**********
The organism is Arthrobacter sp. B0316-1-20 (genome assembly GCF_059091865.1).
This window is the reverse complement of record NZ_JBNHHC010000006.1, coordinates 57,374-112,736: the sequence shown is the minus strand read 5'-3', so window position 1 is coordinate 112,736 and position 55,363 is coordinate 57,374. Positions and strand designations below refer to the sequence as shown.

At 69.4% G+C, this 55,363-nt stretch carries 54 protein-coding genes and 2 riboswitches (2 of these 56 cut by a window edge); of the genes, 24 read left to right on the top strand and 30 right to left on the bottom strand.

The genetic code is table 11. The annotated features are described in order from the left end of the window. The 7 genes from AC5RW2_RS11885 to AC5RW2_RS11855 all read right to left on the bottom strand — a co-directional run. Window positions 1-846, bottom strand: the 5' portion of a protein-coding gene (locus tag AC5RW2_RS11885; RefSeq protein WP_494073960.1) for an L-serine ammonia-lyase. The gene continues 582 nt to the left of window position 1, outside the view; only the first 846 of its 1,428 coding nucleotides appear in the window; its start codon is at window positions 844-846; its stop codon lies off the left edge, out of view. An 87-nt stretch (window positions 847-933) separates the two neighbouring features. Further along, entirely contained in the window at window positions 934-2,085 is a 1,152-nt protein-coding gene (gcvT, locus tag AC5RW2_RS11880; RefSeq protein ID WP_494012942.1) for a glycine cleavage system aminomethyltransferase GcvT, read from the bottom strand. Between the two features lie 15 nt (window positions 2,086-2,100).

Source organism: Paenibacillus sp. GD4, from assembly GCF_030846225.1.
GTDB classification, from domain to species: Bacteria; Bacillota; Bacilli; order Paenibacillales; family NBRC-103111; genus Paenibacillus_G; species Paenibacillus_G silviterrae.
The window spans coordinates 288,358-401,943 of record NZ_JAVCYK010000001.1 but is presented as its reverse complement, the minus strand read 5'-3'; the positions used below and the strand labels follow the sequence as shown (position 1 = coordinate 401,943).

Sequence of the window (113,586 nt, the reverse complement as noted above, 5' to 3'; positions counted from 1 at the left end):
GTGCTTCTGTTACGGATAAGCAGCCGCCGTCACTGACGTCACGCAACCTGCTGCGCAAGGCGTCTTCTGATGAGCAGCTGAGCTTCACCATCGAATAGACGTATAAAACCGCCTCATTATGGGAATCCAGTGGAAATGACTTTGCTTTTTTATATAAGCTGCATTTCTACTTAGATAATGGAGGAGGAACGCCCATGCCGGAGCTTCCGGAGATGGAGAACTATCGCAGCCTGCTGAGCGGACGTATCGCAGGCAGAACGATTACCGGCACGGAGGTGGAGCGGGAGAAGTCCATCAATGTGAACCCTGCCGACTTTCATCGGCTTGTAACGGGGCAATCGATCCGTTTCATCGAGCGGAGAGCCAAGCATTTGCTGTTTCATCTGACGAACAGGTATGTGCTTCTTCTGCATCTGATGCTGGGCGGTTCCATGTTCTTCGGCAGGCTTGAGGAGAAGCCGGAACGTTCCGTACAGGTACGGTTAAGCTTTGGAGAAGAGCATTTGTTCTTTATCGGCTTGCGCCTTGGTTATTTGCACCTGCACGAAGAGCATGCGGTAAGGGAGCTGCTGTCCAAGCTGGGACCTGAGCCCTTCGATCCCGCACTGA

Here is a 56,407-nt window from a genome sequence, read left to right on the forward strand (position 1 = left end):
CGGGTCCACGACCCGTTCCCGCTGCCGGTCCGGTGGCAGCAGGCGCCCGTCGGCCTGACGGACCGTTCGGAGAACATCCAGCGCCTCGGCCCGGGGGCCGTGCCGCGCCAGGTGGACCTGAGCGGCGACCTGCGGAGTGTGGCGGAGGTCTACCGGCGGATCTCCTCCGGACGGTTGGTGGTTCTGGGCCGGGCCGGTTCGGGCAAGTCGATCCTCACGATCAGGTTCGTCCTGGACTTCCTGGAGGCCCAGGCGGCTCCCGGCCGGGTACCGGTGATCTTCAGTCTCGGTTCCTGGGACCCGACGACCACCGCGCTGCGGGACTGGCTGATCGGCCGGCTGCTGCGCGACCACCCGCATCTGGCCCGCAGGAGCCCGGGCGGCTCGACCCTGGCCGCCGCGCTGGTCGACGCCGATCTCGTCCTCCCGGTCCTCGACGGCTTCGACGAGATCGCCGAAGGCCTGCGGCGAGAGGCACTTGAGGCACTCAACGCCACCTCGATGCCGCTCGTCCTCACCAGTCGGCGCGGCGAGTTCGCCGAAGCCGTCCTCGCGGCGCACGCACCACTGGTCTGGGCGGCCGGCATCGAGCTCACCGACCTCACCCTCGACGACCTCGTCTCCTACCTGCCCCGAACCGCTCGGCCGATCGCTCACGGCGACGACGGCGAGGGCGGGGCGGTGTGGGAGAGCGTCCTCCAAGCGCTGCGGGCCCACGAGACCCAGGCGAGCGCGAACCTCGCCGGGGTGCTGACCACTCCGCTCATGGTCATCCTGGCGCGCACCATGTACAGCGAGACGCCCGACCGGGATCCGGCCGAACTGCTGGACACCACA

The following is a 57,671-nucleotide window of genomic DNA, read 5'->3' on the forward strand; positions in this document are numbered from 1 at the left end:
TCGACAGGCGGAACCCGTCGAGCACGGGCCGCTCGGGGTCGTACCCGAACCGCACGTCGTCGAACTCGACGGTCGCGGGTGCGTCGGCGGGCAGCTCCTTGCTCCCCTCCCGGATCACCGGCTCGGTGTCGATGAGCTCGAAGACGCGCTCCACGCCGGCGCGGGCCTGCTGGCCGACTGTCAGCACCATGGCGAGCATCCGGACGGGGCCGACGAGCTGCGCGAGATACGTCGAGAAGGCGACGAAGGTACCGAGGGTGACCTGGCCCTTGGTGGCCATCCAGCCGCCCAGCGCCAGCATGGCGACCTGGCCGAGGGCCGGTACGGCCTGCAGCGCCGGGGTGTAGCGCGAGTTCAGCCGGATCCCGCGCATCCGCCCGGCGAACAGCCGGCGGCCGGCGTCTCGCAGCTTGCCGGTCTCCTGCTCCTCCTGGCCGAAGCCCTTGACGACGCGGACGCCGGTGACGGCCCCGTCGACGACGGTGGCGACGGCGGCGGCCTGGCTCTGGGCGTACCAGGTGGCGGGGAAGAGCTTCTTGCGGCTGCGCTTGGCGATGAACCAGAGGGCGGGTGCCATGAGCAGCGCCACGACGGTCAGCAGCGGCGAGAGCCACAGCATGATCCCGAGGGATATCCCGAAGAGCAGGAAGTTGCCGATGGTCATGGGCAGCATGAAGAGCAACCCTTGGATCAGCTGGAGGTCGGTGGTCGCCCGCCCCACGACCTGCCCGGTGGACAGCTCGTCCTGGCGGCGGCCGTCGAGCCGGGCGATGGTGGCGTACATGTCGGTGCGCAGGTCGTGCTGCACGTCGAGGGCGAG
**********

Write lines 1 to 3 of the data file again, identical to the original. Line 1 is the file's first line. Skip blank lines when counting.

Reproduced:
The organism is Arthrobacter sp. B0316-1-20 (genome assembly GCF_059091865.1).
This window is the reverse complement of record NZ_JBNHHC010000006.1, coordinates 57,374-112,736: the sequence shown is the minus strand read 5'-3', so window position 1 is coordinate 112,736 and position 55,363 is coordinate 57,374. Positions and strand designations below refer to the sequence as shown.

At 69.4% G+C, this 55,363-nt stretch carries 54 protein-coding genes and 2 riboswitches (2 of these 56 cut by a window edge); of the genes, 24 read left to right on the top strand and 30 right to left on the bottom strand.